I'm working mostly with three.js and webgl, i have some experience with unity.

I don't consider three.js a game engine, more of a "rendering library" - something that takes care of the GL boilerplate, but is still flexible enough and lets you build on top of it.

As such, i believe it lacks some optimizations that a game engine would have, and some things are even the opposite - sacrificing optimization for convenience.

For example, there isn't a specific "uploadDataToGPU" method on a mesh/geometry, rather the library will make a gl_bufferData() call when it encounters a new geometry within the render loop.

I've encountered a pull request that shook up my understanding of how graphic libraries work so i'm hoping to clarify some things here :/

Drawcall batching

I know that there is overhead involved in issuing a draw call. But i'm not sure where the tradeoff is when grouping draw calls, or merging them all together.

When i have a camera, it's two uniform matrices, shared by all shaders.

Can this get set once per frame, and webgl/opengl won't have to bind this uniform between different draw calls? I'm not actually sure how this depends on the shader, and if it can always be the same location even though the shaders are different but are using the same camera:

gl_uniformMatrix4fv( commonShaderChunkWithCamera , "u_cameraProjectionMatrix" );?

This is from a webgl demo and i'm not sure what kind of optimizations it has in place. It's drawing the same mesh it seems, these draw calls are sequenced, (the same mesh is being draw one after the other) but the calls look different:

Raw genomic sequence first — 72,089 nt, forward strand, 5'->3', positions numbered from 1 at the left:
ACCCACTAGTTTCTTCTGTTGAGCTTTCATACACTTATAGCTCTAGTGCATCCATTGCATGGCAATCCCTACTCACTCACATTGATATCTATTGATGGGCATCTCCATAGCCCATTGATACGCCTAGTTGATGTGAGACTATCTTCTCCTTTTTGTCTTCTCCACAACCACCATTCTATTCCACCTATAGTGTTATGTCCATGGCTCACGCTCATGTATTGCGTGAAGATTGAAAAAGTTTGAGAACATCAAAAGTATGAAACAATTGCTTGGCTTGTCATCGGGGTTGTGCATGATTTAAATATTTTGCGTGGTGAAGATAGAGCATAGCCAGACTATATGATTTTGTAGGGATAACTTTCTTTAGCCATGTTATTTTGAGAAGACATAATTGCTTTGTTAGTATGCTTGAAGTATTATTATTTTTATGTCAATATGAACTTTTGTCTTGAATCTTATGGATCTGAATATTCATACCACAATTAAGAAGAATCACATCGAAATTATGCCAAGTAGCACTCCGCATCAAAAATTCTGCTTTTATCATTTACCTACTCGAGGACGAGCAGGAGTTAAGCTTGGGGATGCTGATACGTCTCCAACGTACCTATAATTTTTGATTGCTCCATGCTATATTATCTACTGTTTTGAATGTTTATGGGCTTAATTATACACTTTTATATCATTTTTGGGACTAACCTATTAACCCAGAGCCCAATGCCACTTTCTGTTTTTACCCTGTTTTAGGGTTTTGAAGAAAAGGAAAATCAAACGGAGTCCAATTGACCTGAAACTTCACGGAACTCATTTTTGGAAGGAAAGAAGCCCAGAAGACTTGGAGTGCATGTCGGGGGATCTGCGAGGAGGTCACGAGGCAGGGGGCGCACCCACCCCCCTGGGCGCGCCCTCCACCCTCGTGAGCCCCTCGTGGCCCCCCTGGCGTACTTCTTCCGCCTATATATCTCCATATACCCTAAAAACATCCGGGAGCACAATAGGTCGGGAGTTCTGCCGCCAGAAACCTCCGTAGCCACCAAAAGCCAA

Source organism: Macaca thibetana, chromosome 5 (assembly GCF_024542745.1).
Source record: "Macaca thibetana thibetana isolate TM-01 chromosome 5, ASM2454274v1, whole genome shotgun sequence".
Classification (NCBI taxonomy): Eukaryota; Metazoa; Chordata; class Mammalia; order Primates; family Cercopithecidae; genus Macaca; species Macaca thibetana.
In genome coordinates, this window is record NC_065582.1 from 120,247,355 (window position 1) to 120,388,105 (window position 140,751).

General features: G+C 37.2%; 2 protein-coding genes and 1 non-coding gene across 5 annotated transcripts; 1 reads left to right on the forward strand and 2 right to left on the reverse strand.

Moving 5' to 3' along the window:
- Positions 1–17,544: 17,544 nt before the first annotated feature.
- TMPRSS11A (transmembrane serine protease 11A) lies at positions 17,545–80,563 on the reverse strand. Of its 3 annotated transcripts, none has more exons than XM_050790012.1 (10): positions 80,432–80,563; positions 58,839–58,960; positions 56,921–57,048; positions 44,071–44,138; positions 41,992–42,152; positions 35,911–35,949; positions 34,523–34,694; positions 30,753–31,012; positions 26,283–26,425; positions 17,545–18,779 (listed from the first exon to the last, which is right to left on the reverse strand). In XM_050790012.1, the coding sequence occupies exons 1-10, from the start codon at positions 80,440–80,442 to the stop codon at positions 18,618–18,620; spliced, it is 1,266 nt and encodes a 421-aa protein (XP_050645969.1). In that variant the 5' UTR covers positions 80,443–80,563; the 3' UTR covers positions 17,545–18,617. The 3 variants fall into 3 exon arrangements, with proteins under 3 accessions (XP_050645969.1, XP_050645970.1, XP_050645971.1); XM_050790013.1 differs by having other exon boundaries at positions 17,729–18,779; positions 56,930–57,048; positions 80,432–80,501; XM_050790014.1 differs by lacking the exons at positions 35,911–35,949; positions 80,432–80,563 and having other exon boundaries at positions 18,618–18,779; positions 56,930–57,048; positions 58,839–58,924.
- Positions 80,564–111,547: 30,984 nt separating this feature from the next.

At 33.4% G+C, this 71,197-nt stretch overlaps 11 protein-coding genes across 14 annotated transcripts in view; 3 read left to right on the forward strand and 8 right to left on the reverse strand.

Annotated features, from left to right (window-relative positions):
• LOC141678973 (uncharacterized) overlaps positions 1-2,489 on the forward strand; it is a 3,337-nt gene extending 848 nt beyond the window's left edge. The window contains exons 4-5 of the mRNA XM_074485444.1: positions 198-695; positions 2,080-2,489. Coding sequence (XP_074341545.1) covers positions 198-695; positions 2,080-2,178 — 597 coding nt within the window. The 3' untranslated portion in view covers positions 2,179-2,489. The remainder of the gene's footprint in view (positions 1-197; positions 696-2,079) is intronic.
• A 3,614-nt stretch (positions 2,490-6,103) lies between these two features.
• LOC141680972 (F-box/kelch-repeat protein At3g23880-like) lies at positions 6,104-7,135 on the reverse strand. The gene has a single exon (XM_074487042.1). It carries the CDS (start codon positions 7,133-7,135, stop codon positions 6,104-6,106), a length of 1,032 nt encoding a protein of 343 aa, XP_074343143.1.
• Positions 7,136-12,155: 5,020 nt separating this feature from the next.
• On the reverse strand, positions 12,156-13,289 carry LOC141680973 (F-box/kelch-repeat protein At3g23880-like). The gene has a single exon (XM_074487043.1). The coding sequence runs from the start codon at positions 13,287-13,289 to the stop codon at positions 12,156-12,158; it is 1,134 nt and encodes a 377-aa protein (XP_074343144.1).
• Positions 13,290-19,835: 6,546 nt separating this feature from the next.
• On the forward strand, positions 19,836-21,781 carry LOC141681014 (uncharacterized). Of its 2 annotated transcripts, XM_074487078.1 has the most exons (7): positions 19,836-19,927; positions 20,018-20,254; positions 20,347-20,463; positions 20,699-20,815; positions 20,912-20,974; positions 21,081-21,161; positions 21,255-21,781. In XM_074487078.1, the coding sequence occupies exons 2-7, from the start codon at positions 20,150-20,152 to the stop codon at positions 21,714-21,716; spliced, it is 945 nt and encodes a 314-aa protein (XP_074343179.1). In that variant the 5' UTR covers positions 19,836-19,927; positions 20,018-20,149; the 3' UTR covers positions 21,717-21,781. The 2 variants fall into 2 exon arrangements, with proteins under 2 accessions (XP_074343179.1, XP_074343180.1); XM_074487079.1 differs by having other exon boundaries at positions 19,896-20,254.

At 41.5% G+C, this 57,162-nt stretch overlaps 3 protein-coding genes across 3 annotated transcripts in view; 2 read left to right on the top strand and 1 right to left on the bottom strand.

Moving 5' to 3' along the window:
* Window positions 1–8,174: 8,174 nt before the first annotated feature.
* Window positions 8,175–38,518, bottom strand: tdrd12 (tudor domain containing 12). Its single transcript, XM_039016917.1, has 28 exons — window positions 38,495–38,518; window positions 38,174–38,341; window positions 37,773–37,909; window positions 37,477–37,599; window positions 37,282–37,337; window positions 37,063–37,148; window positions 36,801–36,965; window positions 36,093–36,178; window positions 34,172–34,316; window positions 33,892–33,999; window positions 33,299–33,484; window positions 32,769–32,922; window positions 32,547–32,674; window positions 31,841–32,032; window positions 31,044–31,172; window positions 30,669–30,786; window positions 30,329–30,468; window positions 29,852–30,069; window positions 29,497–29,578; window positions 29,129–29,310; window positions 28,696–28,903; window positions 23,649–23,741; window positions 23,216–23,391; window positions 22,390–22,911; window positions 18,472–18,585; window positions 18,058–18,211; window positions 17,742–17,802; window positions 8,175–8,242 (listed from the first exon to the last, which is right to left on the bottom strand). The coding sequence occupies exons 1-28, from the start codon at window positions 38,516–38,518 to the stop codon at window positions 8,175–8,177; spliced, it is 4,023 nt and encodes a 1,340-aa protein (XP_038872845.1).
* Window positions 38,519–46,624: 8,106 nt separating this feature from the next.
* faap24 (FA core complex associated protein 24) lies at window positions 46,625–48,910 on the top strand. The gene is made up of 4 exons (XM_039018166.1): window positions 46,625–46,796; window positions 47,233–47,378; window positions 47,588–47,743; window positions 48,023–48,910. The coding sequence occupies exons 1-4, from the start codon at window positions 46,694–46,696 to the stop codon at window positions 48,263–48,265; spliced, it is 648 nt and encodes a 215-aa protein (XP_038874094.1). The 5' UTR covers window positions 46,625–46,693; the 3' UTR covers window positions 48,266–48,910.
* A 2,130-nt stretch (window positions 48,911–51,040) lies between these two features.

draw calls

I'm curious if i'm interpreting the stuff i've highlighted right:

A high-level scene graph has described that there are N nodes containing geometry M. This geometry got uploaded automagically to the gpu, once. The buffer exists and can be bound for drawing. The high-level graph also described a high-level material, and a TRS matrix trough abstract properties such as "position, rotation, scale".

I can guess that the material is most likely the same, not just on a shader level, but that it probably binds the same texture, color, glossiness, etc. since none of those get changed in the draw call. What does seem to differ are these three matrices, which i would guess are modelMatrix(TRS), normalMatrix(3x3, derived from TRS), and possibly modelViewMatrix (which may be redundant if there's a modelMatrix, and a viewMatrix, but i know both are available, so my guess is that it gets computed per node from the two).

Can this further translate to:

"in between two drawcalls of the same thing, with the same material, the renderer figured out to only update the portion of the shader that deals with moving the object"?`


"The renderer figured out how to sequence the draw calls so that the same geometry, with the same material, different TRS get's drawn in a group, so that there is minimal state change involved".

I'm not sure what could be going on in between the two highlighted calls, since it seems like the same mesh.


I'm a bit confused when it comes to sorting, overdraw and early depth testing. I'm not quite sure why the fragment shader has to run if we get the depth information at the end of the vertex transformation, but when i read about the early testing it sounded a bit like deferred shading. The article mentioned running just the vertex shader with the most simple fragment shader and writing only to the depth buffer. Still, having opaque objects depth sorted would lead to the most possible GL state changes in the worst case scenario (each consecutive draw call changing the program, geometry etc)?

So, does depth sorting only matter for transparency, while for opaque objects sorting means "group objects in such a way that there is minimal GL state change happening"?

Texture lookup vs attributes when instancing